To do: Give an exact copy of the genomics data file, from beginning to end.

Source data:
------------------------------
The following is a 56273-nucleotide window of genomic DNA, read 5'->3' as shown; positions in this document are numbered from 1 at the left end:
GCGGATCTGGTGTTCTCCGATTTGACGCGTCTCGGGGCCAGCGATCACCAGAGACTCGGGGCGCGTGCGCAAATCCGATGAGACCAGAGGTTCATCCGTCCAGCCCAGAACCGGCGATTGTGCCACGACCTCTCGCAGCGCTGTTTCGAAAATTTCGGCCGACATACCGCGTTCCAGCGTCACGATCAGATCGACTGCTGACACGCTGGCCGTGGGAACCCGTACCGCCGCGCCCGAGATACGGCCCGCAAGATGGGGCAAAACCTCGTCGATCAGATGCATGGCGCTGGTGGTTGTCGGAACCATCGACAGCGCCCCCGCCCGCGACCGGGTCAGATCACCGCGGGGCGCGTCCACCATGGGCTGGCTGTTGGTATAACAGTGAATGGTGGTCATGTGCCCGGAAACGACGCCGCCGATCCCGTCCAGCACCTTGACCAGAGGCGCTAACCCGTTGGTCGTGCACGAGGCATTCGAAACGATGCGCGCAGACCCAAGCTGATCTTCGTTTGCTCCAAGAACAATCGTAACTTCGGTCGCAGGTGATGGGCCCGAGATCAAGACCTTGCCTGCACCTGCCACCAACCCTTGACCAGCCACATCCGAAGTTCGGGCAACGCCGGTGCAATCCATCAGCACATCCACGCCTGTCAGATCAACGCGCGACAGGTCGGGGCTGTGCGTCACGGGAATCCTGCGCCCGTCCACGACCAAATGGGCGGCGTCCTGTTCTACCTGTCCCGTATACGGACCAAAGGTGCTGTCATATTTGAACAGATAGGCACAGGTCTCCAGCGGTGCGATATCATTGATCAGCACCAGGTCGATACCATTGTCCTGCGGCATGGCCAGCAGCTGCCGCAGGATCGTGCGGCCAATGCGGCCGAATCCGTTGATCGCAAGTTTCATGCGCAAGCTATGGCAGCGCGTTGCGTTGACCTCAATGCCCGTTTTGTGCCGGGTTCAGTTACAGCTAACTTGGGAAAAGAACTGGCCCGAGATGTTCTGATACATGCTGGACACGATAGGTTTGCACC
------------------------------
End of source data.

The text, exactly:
The following is a 56273-nucleotide window of genomic DNA, read 5'->3' as shown; positions in this document are numbered from 1 at the left end:
GCGGATCTGGTGTTCTCCGATTTGACGCGTCTCGGGGCCAGCGATCACCAGAGACTCGGGGCGCGTGCGCAAATCCGATGAGACCAGAGGTTCATCCGTCCAGCCCAGAACCGGCGATTGTGCCACGACCTCTCGCAGCGCTGTTTCGAAAATTTCGGCCGACATACCGCGTTCCAGCGTCACGATCAGATCGACTGCTGACACGCTGGCCGTGGGAACCCGTACCGCCGCGCCCGAGATACGGCCCGCAAGATGGGGCAAAACCTCGTCGATCAGATGCATGGCGCTGGTGGTTGTCGGAACCATCGACAGCGCCCCCGCCCGCGACCGGGTCAGATCACCGCGGGGCGCGTCCACCATGGGCTGGCTGTTGGTATAACAGTGAATGGTGGTCATGTGCCCGGAAACGACGCCGCCGATCCCGTCCAGCACCTTGACCAGAGGCGCTAACCCGTTGGTCGTGCACGAGGCATTCGAAACGATGCGCGCAGACCCAAGCTGATCTTCGTTTGCTCCAAGAACAATCGTAACTTCGGTCGCAGGTGATGGGCCCGAGATCAAGACCTTGCCTGCACCTGCCACCAACCCTTGACCAGCCACATCCGAAGTTCGGGCAACGCCGGTGCAATCCATCAGCACATCCACGCCTGTCAGATCAACGCGCGACAGGTCGGGGCTGTGCGTCACGGGAATCCTGCGCCCGTCCACGACCAAATGGGCGGCGTCCTGTTCTACCTGTCCCGTATACGGACCAAAGGTGCTGTCATATTTGAACAGATAGGCACAGGTCTCCAGCGGTGCGATATCATTGATCAGCACCAGGTCGATACCATTGTCCTGCGGCATGGCCAGCAGCTGCCGCAGGATCGTGCGGCCAATGCGGCCGAATCCGTTGATCGCAAGTTTCATGCGCAAGCTATGGCAGCGCGTTGCGTTGACCTCAATGCCCGTTTTGTGCCGGGTTCAGTTACAGCTAACTTGGGAAAAGAACTGGCCCGAGATGTTCTGATACATGCTGGACACGATAGGTTTGCACC